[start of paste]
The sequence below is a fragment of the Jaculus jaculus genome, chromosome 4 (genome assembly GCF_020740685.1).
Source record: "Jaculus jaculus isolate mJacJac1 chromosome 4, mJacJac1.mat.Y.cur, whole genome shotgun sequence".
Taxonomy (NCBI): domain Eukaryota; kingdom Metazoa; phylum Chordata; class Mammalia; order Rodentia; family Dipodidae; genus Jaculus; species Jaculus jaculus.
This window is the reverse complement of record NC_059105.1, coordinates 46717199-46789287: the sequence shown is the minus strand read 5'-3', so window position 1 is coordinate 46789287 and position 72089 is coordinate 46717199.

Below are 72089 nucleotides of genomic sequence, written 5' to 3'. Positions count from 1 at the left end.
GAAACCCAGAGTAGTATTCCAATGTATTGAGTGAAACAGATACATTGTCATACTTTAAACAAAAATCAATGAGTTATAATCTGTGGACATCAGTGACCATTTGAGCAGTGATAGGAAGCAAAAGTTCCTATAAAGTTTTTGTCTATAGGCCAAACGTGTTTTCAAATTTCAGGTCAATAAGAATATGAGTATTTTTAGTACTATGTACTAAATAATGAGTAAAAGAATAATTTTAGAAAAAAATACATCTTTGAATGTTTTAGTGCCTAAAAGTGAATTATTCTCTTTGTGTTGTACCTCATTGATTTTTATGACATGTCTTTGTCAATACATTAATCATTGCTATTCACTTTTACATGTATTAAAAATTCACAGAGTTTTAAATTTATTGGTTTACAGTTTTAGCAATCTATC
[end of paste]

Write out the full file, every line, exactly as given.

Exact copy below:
The sequence below is a fragment of the Jaculus jaculus genome, chromosome 4 (genome assembly GCF_020740685.1).
Source record: "Jaculus jaculus isolate mJacJac1 chromosome 4, mJacJac1.mat.Y.cur, whole genome shotgun sequence".
Taxonomy (NCBI): domain Eukaryota; kingdom Metazoa; phylum Chordata; class Mammalia; order Rodentia; family Dipodidae; genus Jaculus; species Jaculus jaculus.
This window is the reverse complement of record NC_059105.1, coordinates 46717199-46789287: the sequence shown is the minus strand read 5'-3', so window position 1 is coordinate 46789287 and position 72089 is coordinate 46717199.

Below are 72089 nucleotides of genomic sequence, written 5' to 3'. Positions count from 1 at the left end.
GAAACCCAGAGTAGTATTCCAATGTATTGAGTGAAACAGATACATTGTCATACTTTAAACAAAAATCAATGAGTTATAATCTGTGGACATCAGTGACCATTTGAGCAGTGATAGGAAGCAAAAGTTCCTATAAAGTTTTTGTCTATAGGCCAAACGTGTTTTCAAATTTCAGGTCAATAAGAATATGAGTATTTTTAGTACTATGTACTAAATAATGAGTAAAAGAATAATTTTAGAAAAAAATACATCTTTGAATGTTTTAGTGCCTAAAAGTGAATTATTCTCTTTGTGTTGTACCTCATTGATTTTTATGACATGTCTTTGTCAATACATTAATCATTGCTATTCACTTTTACATGTATTAAAAATTCACAGAGTTTTAAATTTATTGGTTTACAGTTTTAGCAATCTATC